The Minneapolis Pops Orchestra has watched storm clouds roll in over the conductor’s head at the Lake Harriet Band Shell.
“No matter the temperature or the weather — people race to their cars during tornado sirens — there is always an audience,” said trumpet player Lynn Erickson.
The orchestra has played at Lake Harriet since 1950, with performances every Saturday and Sunday in late June and July. They’re aiming to break a 3,000-person attendance record on June 28, closing the show with George Gershwin’s “Rhapsody in Blue” featuring piano man Dan Chouinard.
The musicians are some of the best in the business, with jobs at the Minnesota Opera and Saint Paul Chamber Orchestra. A single three-hour rehearsal on Saturday prepares them for performances that night and the following day.
For a familiar piece like “My Fair Lady,” they might play it for the first time during a performance. Conductor Jere Lantz remembers one 50-minute Mother’s Day concert at the Minnesota Zoo they performed cold, before any rehearsals had started for the season.
“I have to be rather sharp with the stick,” Lantz said. “I don’t dare make a mistake.”
A Yale graduate with an economics degree, Lantz is known for his fascination with the stories behind the music. He spends part of each concert telling stories.
“It’s people trying to make a buck writing music,” he said.
One such story: George Gershwin wrote “Rhapsody in Blue” in his 20s, on an assignment that he took rather casually until a month before the performance. The piece was an instant success, Lantz said, and Gershwin enjoyed the success. He would happily perform at any party he attended, he said.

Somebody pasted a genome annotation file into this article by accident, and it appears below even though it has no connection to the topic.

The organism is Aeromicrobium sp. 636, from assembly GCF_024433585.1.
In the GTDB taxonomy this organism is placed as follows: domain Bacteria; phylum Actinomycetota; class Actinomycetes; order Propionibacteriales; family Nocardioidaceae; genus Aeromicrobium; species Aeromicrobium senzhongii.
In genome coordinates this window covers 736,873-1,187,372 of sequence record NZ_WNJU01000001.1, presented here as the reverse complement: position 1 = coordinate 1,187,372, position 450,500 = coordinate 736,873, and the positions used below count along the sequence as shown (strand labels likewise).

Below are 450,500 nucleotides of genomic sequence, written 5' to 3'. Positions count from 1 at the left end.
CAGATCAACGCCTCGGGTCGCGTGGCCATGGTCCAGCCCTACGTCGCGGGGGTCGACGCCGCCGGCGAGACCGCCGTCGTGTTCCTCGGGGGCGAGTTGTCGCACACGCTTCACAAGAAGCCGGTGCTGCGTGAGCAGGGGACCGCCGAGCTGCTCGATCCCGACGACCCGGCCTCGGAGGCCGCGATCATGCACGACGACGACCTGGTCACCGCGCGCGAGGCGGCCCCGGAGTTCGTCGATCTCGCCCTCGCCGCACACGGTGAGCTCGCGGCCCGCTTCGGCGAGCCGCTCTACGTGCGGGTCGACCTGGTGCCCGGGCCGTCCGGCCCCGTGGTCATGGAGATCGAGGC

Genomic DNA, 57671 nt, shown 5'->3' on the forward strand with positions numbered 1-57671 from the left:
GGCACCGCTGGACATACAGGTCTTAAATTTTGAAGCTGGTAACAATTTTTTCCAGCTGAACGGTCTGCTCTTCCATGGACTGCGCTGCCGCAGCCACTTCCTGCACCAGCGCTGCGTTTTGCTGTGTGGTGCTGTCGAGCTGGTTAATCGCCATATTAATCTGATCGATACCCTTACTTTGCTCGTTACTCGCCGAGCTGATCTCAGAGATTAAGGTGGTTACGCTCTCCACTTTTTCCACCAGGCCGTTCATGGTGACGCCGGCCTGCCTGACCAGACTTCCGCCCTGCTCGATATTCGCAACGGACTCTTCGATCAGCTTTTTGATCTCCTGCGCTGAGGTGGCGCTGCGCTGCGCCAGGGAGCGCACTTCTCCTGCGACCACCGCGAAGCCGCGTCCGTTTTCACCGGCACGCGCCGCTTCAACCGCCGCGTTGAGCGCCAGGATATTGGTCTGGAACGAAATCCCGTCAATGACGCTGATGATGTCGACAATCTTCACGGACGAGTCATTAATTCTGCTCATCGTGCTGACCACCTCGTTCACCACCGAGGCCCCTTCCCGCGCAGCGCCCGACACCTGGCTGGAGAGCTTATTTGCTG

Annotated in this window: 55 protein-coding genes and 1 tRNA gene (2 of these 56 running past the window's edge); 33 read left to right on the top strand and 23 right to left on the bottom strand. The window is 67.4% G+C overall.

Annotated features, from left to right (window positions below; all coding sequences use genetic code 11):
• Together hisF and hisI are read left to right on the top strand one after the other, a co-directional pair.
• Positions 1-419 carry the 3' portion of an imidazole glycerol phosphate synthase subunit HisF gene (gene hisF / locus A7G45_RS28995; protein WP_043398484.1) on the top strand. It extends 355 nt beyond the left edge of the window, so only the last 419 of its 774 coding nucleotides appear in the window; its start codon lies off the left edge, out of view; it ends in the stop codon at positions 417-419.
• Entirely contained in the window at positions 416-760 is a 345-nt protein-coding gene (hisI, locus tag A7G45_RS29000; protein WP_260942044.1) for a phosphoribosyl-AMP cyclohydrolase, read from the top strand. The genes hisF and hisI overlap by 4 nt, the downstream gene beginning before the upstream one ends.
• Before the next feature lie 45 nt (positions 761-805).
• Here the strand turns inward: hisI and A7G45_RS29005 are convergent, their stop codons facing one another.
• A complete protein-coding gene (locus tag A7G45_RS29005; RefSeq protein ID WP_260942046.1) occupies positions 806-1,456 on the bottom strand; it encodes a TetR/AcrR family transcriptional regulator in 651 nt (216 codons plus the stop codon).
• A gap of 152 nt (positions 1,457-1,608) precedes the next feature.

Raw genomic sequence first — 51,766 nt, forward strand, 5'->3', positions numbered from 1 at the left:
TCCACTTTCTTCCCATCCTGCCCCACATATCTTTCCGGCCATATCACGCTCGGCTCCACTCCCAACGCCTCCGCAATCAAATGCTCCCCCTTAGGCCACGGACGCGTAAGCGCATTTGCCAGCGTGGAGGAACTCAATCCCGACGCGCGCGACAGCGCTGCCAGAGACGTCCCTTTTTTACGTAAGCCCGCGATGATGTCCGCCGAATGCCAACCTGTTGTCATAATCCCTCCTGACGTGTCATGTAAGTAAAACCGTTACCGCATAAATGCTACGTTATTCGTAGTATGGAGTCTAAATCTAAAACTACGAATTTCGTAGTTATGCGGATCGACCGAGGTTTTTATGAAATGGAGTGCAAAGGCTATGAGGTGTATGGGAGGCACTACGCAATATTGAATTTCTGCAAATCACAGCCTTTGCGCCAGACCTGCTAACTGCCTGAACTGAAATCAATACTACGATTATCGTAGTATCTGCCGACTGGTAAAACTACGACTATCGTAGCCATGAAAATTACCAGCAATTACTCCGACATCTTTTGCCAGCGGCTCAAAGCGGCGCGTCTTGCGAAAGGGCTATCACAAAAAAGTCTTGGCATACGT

“Nobody ever loved their talent more than George Gershwin,” he said.
He also described the legend behind “On the Beautiful Blue Danube” by Johann Strauss II, a piece the orchestra will perform June 28.
“Even in Strauss’s day, it wasn’t blue,” Lantz said. “It was pretty much a garbage dump.”
Legend has it that if you’re in love, the Danube River appears blue and beautiful.
“For a night, we’re going to make it blue,” Lantz said.
Now in his 29th season with the Pops, Lantz’s daughters grew up watching him conduct the Pops, the eldest attending her first concert at four days old. They called the band shell “Daddy’s Castle.”
“When they were really little they thought I owned it and built it to do concerts,” he said.
Lantz is not making retirement plans. He mentions a book written about conductors’ long lives (one study shows they live longer than the general population), and cites other conductors who are still working at age 82 and into their 90s. Conducting is good exercise, he said. He has five conducting jobs, and conducts 17 concerts in one month for the Pops. He likens his career to a quote from the comic Steven Wright: “I intend to live forever. So far, so good.”
The orchestra has gained a loyal following, rain or shine. They continue to play if the rain is coming straight down and the instruments stay dry. A few audience members are usually willing to stick around through the rain, or return if it clears up. Lantz said “Lake Harriet applause” refers to umbrellas moving up and down in lieu of clapping.